Rashid Husain SyedIt was a political decision, a compromise between the differing oil producers.

Last Thursday, after extended deliberations, debate and heated arguments, the Organization of Petroleum Exporting Countries (OPEC) and its allies in the extended OPEC+ finally opted to increase their crude oil output by 500,000 barrels per day (bpd) from January 2021. And every month until March 2021, they agreed they would meet to decide subsequent monthly increments, to a maximum of 500,000 bpd.

The agreed output increment for January 2021 was less than the 1.9 million bpd decided earlier. But to be fair, this was still an increment. In view of the existing market, not all within the expanded OPEC+ wanted any incremental increase. But some were  impatient to do expand production.

TASS quoted anonymous sources saying Saudi Arabia favoured an extension of the current level of production cuts, while Russia favoured a gradual increase in production beginning in January.

And before agreeing to changes, the United Arab Emirates wanted assurances that all other OPEC members complied.

A compromise was required, so OPEC+ acquiesced.

There was a definite sense of drama during the ministerial gathering. It began to unfold when, after the initial meeting on Monday, the next round was deferred to Thursday instead of Tuesday as scheduled. To bridge the gap between the three heavyweights, ministers needed more time for deliberations.

When the meeting began on Thursday, after two days of informal, behind-the-scenes talks, much was left to sort out. Then the session was delayed by another two hours. And when it finally started, chair Saudi Energy Minister Prince Abdulaziz bin Salman didn’t lead the meeting as is customary, Bloomberg reported.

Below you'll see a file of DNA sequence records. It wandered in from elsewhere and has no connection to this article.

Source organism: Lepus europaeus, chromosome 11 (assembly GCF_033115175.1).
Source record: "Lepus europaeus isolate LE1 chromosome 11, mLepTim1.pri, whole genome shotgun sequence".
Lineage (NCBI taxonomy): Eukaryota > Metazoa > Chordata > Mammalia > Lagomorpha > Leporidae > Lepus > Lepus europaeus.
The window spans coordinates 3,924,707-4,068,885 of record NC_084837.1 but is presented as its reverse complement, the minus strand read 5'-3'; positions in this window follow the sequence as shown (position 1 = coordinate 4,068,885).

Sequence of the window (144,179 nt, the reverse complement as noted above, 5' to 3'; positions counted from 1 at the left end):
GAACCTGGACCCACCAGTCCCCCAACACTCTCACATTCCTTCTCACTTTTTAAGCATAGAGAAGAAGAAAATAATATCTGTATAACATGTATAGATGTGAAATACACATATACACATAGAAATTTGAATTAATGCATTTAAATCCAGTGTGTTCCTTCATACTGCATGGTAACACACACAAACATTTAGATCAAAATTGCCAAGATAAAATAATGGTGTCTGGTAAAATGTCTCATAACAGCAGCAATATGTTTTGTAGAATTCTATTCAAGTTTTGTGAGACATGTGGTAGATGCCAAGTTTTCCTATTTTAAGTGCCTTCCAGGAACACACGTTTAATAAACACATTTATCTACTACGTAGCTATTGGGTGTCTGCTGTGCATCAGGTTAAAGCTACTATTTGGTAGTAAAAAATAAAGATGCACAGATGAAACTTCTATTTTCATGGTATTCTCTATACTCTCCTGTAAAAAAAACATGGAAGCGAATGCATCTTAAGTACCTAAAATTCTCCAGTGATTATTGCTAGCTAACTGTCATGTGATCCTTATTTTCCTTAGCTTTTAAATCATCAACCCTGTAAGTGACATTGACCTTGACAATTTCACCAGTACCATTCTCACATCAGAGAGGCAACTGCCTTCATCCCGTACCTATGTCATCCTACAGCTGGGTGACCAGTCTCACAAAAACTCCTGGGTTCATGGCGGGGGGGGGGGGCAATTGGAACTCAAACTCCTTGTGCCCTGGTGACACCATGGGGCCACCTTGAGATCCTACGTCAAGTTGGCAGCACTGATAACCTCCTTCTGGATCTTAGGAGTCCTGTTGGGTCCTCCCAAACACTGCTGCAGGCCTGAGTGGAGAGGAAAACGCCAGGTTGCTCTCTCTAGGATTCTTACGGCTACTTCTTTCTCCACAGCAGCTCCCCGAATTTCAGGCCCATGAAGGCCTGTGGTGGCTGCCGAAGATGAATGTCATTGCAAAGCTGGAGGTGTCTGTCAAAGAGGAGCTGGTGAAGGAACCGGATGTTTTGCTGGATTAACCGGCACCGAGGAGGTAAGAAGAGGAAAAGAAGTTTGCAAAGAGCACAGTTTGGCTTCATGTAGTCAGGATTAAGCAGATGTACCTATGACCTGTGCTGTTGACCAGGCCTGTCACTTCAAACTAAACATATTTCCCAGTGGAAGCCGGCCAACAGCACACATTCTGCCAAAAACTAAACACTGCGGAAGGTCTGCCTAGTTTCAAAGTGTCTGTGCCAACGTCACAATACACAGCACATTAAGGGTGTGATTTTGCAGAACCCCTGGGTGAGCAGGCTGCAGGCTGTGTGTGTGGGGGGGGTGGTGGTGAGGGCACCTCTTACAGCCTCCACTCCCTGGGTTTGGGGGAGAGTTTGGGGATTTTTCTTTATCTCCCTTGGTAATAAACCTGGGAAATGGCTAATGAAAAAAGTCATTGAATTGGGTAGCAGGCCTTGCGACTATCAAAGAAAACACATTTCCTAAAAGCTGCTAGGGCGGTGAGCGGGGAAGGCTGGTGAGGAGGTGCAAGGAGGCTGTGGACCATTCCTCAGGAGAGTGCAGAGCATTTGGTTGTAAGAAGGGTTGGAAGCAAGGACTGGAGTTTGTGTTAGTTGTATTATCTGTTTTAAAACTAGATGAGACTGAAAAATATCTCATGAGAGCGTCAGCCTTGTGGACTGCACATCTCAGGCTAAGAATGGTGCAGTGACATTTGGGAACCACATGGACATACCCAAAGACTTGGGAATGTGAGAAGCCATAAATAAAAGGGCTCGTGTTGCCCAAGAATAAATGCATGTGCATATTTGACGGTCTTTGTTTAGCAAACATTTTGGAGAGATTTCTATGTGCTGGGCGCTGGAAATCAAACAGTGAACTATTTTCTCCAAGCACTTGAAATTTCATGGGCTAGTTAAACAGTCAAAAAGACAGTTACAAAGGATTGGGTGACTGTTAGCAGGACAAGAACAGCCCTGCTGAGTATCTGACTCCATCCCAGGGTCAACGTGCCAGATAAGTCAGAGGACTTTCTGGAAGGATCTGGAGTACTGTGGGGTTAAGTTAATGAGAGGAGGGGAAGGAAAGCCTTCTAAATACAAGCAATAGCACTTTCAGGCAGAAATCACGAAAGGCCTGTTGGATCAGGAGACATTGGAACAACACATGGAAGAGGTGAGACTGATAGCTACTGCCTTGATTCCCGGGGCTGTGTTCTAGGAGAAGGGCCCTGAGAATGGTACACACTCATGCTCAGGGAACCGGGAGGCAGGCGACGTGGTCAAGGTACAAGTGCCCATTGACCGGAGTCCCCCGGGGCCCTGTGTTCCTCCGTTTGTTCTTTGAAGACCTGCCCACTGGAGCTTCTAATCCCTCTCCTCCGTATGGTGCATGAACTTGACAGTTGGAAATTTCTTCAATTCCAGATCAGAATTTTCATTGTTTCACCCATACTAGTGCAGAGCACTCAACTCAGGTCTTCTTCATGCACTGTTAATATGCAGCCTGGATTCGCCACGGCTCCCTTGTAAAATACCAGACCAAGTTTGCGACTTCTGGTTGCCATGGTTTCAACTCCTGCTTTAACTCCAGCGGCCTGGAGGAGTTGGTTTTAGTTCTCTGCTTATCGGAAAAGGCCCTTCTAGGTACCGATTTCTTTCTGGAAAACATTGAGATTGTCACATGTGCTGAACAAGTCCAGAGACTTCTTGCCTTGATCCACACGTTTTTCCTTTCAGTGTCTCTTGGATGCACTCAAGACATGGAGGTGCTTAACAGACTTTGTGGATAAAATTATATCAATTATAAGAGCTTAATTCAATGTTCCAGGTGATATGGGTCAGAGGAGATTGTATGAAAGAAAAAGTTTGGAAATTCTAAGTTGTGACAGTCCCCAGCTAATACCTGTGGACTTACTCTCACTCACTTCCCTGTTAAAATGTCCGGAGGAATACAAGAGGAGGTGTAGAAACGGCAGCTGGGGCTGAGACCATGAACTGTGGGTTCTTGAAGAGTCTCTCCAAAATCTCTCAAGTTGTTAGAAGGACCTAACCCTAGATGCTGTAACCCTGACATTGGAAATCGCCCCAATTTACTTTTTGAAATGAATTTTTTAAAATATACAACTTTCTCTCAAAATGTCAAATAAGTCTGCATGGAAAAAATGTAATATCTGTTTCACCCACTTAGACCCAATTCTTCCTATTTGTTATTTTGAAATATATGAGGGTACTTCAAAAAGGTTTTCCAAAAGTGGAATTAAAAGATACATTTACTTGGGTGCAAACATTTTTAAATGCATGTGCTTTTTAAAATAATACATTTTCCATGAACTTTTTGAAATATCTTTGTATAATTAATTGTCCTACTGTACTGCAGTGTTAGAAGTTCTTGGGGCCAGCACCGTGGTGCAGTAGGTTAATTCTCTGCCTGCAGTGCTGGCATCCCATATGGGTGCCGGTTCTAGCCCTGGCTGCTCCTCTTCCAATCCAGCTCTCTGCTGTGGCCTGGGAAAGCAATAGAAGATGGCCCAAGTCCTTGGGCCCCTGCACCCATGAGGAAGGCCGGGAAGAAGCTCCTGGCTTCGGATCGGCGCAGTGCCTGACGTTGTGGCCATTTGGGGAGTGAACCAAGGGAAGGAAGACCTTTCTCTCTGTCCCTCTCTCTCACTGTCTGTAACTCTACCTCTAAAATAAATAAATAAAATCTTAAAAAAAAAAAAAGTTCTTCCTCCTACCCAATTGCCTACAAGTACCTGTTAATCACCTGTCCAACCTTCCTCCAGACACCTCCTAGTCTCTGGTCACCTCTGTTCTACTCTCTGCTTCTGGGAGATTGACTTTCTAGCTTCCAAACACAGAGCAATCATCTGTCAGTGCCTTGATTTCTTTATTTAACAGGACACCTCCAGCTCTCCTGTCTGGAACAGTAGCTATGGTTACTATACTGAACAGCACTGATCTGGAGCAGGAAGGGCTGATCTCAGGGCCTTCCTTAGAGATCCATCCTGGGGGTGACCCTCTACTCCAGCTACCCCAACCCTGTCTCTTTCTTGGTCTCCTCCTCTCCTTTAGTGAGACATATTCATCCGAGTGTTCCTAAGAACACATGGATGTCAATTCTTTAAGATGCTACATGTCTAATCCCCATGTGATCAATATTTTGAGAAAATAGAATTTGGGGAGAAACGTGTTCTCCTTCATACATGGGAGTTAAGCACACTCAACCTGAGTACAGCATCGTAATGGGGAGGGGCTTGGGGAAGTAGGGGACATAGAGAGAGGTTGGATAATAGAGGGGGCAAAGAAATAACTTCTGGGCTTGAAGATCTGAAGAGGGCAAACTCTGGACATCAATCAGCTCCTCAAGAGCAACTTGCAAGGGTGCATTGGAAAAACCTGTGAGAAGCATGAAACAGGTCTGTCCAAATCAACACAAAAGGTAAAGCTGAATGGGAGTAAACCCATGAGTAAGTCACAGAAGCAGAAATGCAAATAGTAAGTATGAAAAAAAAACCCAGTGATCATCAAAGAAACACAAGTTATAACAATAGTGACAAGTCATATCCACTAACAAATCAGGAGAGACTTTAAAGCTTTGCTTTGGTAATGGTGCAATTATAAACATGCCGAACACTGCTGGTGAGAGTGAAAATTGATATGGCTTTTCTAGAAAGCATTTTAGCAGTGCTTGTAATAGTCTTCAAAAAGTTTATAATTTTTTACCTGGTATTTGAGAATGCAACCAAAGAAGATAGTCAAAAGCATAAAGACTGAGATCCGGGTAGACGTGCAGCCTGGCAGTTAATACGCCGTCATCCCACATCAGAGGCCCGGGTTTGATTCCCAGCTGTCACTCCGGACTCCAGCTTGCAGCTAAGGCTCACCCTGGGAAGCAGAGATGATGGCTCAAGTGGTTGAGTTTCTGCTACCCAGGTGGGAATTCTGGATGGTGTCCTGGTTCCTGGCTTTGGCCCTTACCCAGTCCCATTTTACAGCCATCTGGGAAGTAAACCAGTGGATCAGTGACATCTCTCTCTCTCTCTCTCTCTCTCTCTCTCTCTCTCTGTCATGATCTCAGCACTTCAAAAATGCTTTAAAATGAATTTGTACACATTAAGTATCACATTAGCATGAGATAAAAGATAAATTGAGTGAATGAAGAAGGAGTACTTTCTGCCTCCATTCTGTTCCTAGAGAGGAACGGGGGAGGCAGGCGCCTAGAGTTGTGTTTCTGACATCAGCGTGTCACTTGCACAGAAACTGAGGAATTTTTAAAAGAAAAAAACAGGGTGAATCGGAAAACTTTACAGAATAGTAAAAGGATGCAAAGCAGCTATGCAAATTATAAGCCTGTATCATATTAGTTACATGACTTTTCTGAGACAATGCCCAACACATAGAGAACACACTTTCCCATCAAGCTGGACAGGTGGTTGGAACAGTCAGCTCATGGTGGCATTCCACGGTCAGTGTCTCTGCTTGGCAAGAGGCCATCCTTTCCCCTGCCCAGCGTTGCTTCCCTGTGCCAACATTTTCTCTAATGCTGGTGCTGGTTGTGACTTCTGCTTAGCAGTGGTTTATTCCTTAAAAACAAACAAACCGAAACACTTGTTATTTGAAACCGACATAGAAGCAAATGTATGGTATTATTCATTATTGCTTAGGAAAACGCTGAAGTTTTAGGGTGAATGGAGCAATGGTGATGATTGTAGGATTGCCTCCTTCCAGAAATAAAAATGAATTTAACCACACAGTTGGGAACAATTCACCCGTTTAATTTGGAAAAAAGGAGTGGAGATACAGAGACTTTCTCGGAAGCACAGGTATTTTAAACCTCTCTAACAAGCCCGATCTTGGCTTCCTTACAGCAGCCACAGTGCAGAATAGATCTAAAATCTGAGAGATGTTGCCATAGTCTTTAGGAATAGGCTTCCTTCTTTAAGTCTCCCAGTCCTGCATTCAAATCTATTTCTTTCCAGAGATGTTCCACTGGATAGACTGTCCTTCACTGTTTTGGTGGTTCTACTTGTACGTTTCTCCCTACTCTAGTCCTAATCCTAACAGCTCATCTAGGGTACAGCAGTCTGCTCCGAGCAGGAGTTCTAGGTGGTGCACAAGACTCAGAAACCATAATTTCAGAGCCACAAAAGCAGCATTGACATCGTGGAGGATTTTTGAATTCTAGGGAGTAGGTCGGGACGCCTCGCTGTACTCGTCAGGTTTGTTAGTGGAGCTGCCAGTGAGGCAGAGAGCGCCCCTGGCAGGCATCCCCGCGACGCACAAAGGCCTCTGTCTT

The Saudi unease was apparent. And that could be the reason why the Saudi oil minister had to be urged by the participating ministers to continue in his role as chair of the OPEC and non-OPEC ministerial meeting.

He was praised for “his perseverance, diligence and extraordinary (efforts), as instrumental in helping counter the impacts of the COVID-19 pandemic and in stabilizing the oil market through the successful implementation of the Declaration of Co-operation (DoC) objectives,” the OPEC statement on the meeting said.

Conceding to the request, “Prince Abdulaziz bin Salman vowed to vigorously pursue sustainable oil market stability.”

Saudi Arabia was reportedly more upset with the U.A.E. After leaking the story to Energy Intelligence that the U.A.E. was weighing its options about staying within OPEC, representatives of the two countries confronted each other directly at the ministerial meeting. The U.A.E. wanted to pump more oil, claiming its quota was unfair. The U.A.E.’s compliance with its output quota was also seen wanting over the last few months. The Saudis were furious.

A gradual easing of the supply cuts falls short of market expectations. Before the meeting, most anticipated a full three-month delay to the 1.9 million bpd output increase. Yet Bloomberg reported the deal at least avoided a complete breakdown of OPEC+.

Fault lines within OPEC+ are becoming more visible. And it may not be easy for bin Salman to hold the fort for long.

What next? Are we heading to a free-for-all scenario – especially since U.S. President Donald Trump will soon leave the scene?

We can’t rule out anything – we’ll just have to wait and see.

Toronto-based Rashid Husain Syed is a respected energy and political analyst. The Middle East is his area of focus. As well as writing for major local and global newspapers, Rashid is also a regular speaker at major international conferences. He has been asked to provide his perspective on global energy issues by both the Department of Energy in Washington and the International Energy Agency in Paris.

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